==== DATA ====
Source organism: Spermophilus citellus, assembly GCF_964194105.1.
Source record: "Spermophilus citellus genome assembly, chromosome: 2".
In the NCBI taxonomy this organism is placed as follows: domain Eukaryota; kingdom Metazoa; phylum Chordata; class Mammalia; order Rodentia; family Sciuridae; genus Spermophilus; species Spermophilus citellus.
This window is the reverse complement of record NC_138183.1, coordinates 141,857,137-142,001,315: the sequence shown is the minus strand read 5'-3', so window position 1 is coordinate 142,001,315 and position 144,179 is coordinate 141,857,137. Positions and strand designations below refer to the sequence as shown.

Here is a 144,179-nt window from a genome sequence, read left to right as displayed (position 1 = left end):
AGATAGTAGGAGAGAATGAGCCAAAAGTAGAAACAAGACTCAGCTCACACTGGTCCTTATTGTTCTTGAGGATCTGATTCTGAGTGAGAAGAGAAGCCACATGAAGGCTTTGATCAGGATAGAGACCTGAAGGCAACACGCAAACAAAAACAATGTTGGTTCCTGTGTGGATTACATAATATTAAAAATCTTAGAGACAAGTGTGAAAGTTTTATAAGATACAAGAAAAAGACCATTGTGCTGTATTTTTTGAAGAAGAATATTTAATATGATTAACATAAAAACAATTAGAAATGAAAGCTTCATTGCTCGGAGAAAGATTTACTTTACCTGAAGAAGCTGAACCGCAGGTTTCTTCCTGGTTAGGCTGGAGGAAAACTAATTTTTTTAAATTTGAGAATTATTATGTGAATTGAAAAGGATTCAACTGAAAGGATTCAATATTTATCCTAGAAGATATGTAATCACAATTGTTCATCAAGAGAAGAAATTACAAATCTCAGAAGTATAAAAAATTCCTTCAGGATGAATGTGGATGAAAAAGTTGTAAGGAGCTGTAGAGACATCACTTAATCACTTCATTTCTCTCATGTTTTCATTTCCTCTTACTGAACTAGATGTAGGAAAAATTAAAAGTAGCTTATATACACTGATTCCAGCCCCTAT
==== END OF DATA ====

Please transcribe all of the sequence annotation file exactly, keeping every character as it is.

Source organism: Spermophilus citellus, assembly GCF_964194105.1.
Source record: "Spermophilus citellus genome assembly, chromosome: 2".
In the NCBI taxonomy this organism is placed as follows: domain Eukaryota; kingdom Metazoa; phylum Chordata; class Mammalia; order Rodentia; family Sciuridae; genus Spermophilus; species Spermophilus citellus.
This window is the reverse complement of record NC_138183.1, coordinates 141,857,137-142,001,315: the sequence shown is the minus strand read 5'-3', so window position 1 is coordinate 142,001,315 and position 144,179 is coordinate 141,857,137. Positions and strand designations below refer to the sequence as shown.

Here is a 144,179-nt window from a genome sequence, read left to right as displayed (position 1 = left end):
AGATAGTAGGAGAGAATGAGCCAAAAGTAGAAACAAGACTCAGCTCACACTGGTCCTTATTGTTCTTGAGGATCTGATTCTGAGTGAGAAGAGAAGCCACATGAAGGCTTTGATCAGGATAGAGACCTGAAGGCAACACGCAAACAAAAACAATGTTGGTTCCTGTGTGGATTACATAATATTAAAAATCTTAGAGACAAGTGTGAAAGTTTTATAAGATACAAGAAAAAGACCATTGTGCTGTATTTTTTGAAGAAGAATATTTAATATGATTAACATAAAAACAATTAGAAATGAAAGCTTCATTGCTCGGAGAAAGATTTACTTTACCTGAAGAAGCTGAACCGCAGGTTTCTTCCTGGTTAGGCTGGAGGAAAACTAATTTTTTTAAATTTGAGAATTATTATGTGAATTGAAAAGGATTCAACTGAAAGGATTCAATATTTATCCTAGAAGATATGTAATCACAATTGTTCATCAAGAGAAGAAATTACAAATCTCAGAAGTATAAAAAATTCCTTCAGGATGAATGTGGATGAAAAAGTTGTAAGGAGCTGTAGAGACATCACTTAATCACTTCATTTCTCTCATGTTTTCATTTCCTCTTACTGAACTAGATGTAGGAAAAATTAAAAGTAGCTTATATACACTGATTCCAGCCCCTAT